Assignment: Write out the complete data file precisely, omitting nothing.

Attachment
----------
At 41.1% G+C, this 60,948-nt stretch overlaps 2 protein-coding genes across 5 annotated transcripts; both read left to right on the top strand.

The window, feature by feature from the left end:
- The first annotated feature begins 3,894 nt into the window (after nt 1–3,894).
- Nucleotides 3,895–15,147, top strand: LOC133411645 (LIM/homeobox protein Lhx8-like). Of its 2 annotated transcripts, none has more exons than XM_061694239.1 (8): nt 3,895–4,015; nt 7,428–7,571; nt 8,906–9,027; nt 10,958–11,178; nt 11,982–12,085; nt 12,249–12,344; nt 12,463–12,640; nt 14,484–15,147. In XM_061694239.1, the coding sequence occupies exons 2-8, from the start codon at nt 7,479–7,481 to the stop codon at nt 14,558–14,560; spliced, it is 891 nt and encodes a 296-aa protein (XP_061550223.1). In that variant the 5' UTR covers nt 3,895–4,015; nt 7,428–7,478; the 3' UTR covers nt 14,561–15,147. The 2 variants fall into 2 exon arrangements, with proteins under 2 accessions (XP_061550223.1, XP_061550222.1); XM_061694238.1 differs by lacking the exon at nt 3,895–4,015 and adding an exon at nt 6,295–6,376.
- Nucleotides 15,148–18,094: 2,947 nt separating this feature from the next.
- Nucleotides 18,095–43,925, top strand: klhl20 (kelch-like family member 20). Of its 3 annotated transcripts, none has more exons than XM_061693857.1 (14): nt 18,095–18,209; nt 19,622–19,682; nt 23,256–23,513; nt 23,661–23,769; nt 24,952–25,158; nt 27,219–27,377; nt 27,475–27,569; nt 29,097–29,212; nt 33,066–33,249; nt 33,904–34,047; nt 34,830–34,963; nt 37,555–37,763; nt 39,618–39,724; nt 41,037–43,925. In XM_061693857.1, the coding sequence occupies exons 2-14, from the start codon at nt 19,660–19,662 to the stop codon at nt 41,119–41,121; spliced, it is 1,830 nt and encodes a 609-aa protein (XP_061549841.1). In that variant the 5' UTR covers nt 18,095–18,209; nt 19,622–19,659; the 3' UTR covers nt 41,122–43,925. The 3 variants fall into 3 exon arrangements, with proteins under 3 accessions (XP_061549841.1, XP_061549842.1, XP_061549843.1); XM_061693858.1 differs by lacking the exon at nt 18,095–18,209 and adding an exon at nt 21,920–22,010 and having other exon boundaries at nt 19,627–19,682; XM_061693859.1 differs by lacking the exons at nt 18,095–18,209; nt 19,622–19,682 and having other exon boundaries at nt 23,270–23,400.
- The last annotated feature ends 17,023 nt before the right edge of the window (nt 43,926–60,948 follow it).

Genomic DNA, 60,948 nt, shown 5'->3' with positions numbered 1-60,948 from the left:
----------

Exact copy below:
At 41.1% G+C, this 60,948-nt stretch overlaps 2 protein-coding genes across 5 annotated transcripts; both read left to right on the top strand.

The window, feature by feature from the left end:
- The first annotated feature begins 3,894 nt into the window (after nt 1–3,894).
- Nucleotides 3,895–15,147, top strand: LOC133411645 (LIM/homeobox protein Lhx8-like). Of its 2 annotated transcripts, none has more exons than XM_061694239.1 (8): nt 3,895–4,015; nt 7,428–7,571; nt 8,906–9,027; nt 10,958–11,178; nt 11,982–12,085; nt 12,249–12,344; nt 12,463–12,640; nt 14,484–15,147. In XM_061694239.1, the coding sequence occupies exons 2-8, from the start codon at nt 7,479–7,481 to the stop codon at nt 14,558–14,560; spliced, it is 891 nt and encodes a 296-aa protein (XP_061550223.1). In that variant the 5' UTR covers nt 3,895–4,015; nt 7,428–7,478; the 3' UTR covers nt 14,561–15,147. The 2 variants fall into 2 exon arrangements, with proteins under 2 accessions (XP_061550223.1, XP_061550222.1); XM_061694238.1 differs by lacking the exon at nt 3,895–4,015 and adding an exon at nt 6,295–6,376.
- Nucleotides 15,148–18,094: 2,947 nt separating this feature from the next.
- Nucleotides 18,095–43,925, top strand: klhl20 (kelch-like family member 20). Of its 3 annotated transcripts, none has more exons than XM_061693857.1 (14): nt 18,095–18,209; nt 19,622–19,682; nt 23,256–23,513; nt 23,661–23,769; nt 24,952–25,158; nt 27,219–27,377; nt 27,475–27,569; nt 29,097–29,212; nt 33,066–33,249; nt 33,904–34,047; nt 34,830–34,963; nt 37,555–37,763; nt 39,618–39,724; nt 41,037–43,925. In XM_061693857.1, the coding sequence occupies exons 2-14, from the start codon at nt 19,660–19,662 to the stop codon at nt 41,119–41,121; spliced, it is 1,830 nt and encodes a 609-aa protein (XP_061549841.1). In that variant the 5' UTR covers nt 18,095–18,209; nt 19,622–19,659; the 3' UTR covers nt 41,122–43,925. The 3 variants fall into 3 exon arrangements, with proteins under 3 accessions (XP_061549841.1, XP_061549842.1, XP_061549843.1); XM_061693858.1 differs by lacking the exon at nt 18,095–18,209 and adding an exon at nt 21,920–22,010 and having other exon boundaries at nt 19,627–19,682; XM_061693859.1 differs by lacking the exons at nt 18,095–18,209; nt 19,622–19,682 and having other exon boundaries at nt 23,270–23,400.
- The last annotated feature ends 17,023 nt before the right edge of the window (nt 43,926–60,948 follow it).

Genomic DNA, 60,948 nt, shown 5'->3' with positions numbered 1-60,948 from the left: